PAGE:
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Chemotherapy

 

 

Chemotherapy and Side Effects 
Fact Sheet

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Chemotherapy drugs kill or disable cancer cells. Chemotherapy is a treatment option for most types of breast cancer. The decision to use chemotherapy is based on the tumor stage and certain tumor characteristics, as well as your age, overall health and personal preferences.

Chemotherapy for early and locally advanced breast cancer

Chemotherapy after breast surgery (adjuvant chemotherapy)

For those with early breast cancer, chemotherapy is usually given after breast surgery (called adjuvant chemotherapy) but before radiation therapy. Adjuvant chemotherapy helps lower the risk of recurrence by getting rid of cancer cells that might still be present in the body.

Chemotherapy before breast surgery (neoadjuvant chemotherapy)

Chemotherapy is sometimes used before surgery (called neoadjuvant or preoperative chemotherapy). In women with large tumors who need a mastectomy, neoadjuvant chemotherapy may shrink the tumor enough that a lumpectomy becomes an option.

In women with locally advanced breast cancer, neoadjuvant chemotherapy can reduce the size of the tumor in the breast and/or in the lymph nodes, and make it easier to surgically remove the cancer.

Learn more about neoadjuvant chemotherapy

Komen Perspectives 

 Read our perspective on neoadjuvant chemotherapy (September 2010).* 

 

Chemotherapy for metastatic breast cancer

For those with metastatic breast cancer, chemotherapy is used to kill cancer cells that have spread from the breast to other parts of the body. Chemotherapy can reduce cancer-related symptoms and prolong survival.

Learn more about treatment for metastatic breast cancer.

Chemotherapy treatment guidelines

Although exact chemotherapy plans vary from person to person, treatment guidelines help ensure quality care. These guidelines are based on the latest research and the consensus of experts. The National Comprehensive Care Network (NCCN) and American Society of Clinical Oncology (ASCO) are two respected organizations that regularly update and post their guidelines online. The National Cancer Institute (NCI) also has overviews of treatment options.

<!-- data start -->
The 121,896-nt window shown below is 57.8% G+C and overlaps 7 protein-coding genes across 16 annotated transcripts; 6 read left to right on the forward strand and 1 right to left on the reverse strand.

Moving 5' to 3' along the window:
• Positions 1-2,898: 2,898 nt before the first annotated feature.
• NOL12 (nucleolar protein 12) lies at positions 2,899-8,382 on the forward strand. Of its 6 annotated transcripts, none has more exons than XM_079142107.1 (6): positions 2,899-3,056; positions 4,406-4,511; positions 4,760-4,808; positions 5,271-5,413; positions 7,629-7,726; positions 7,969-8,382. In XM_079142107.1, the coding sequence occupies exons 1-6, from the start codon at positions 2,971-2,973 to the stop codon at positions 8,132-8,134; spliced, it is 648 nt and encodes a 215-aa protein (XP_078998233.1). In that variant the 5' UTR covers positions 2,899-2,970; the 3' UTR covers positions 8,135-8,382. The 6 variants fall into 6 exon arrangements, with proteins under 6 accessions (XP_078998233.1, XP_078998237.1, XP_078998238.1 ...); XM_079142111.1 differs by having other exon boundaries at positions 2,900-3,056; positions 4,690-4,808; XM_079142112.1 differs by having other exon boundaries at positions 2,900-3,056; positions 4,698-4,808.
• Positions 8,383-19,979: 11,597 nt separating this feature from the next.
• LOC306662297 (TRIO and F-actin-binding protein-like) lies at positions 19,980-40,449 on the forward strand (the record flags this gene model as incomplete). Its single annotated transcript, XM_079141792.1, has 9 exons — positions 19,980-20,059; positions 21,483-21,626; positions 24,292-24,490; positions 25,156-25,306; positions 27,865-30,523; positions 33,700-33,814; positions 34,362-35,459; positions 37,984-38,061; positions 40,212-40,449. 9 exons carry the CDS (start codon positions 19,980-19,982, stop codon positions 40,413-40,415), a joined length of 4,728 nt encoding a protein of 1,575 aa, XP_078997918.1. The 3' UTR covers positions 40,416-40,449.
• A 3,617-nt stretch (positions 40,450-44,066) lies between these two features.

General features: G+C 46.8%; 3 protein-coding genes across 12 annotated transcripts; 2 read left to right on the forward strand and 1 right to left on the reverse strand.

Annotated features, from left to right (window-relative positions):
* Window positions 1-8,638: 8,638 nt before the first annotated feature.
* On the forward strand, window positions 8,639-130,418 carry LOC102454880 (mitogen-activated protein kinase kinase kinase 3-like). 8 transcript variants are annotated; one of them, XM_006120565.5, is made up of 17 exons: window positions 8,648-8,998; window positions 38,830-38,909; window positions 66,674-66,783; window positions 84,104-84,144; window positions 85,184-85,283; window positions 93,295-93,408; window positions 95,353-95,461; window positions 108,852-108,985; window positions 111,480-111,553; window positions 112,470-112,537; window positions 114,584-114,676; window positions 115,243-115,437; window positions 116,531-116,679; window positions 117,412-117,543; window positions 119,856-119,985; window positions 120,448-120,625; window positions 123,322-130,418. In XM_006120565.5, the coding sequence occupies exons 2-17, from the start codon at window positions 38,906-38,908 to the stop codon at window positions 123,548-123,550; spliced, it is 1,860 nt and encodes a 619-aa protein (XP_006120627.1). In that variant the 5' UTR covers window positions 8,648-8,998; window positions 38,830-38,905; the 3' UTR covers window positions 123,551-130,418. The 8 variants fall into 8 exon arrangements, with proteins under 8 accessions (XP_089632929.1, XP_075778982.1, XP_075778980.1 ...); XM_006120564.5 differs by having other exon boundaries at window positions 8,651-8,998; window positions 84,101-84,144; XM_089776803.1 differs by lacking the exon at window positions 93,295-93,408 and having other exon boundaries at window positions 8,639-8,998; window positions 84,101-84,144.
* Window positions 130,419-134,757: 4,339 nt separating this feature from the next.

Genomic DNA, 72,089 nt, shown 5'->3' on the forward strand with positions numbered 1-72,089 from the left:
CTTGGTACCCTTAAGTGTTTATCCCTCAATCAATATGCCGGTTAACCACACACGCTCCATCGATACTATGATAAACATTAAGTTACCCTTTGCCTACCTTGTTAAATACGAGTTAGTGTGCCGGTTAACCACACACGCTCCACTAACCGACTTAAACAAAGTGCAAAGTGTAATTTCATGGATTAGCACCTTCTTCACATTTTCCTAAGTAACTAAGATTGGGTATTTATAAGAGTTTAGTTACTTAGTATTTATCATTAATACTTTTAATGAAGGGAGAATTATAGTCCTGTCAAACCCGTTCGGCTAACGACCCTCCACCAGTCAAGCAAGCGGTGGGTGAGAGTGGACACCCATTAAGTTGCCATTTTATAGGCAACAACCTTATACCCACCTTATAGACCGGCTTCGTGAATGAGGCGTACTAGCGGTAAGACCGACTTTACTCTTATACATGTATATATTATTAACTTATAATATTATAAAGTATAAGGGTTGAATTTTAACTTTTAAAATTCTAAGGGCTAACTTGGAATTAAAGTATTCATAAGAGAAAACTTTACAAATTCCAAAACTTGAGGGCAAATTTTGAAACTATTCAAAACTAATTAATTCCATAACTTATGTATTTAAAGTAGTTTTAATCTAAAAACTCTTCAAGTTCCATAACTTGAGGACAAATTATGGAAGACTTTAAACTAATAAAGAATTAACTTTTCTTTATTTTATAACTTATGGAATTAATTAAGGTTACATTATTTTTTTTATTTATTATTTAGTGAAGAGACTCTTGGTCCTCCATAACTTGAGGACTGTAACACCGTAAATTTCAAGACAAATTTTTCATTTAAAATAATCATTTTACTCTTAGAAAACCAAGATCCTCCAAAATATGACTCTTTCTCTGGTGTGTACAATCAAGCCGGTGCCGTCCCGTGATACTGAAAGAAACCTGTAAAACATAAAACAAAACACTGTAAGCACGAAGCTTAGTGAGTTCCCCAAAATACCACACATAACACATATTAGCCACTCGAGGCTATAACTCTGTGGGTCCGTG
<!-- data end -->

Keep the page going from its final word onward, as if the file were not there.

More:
Importance of following your breast cancer treatment plan

The importance of adherence (compliance)

Breast cancer treatment is most effective when all parts of the treatment plan are followed. Adherence (also called compliance) is how closely people follow the treatment plan (for medications and other therapies) prescribed by their health care providers in terms of:

  • Timing
  • Dose
  • Frequency

Completing oral chemotherapy

Side effects are one reason people have trouble completing oral chemotherapy [24]. Although most side effects go away shortly after chemotherapy ends, preventing or treating symptoms can help you complete your course of chemotherapy. You should never feel you have to endure side effects, such as nausea, without any support. Talk to your health care provider about any side effects you are having. He/she may be able to prescribe medications to treat your side effects or change your treatment plan to reduce them.

Learn more about the side effects of chemotherapy.

If you have trouble remembering to take oral chemotherapy or medications to treat side effects, a daily pillbox or setting an alarm on your watch or phone may help [3].  

Learn more about adherence.

*Please note, the information provided within Komen Perspectives articles is only current as of the date of posting. Therefore, some information may be out of date at this time.

Updated 03/28/14

   

Going Through Chemotherapy 

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Chemotherapy Drugs 

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Side Effects of Chemotherapy 

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Emerging Areas in Chemotherapy, Hormone Therapy and Targeted Therapy 

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Questions for Your Provider - Chemotherapy 

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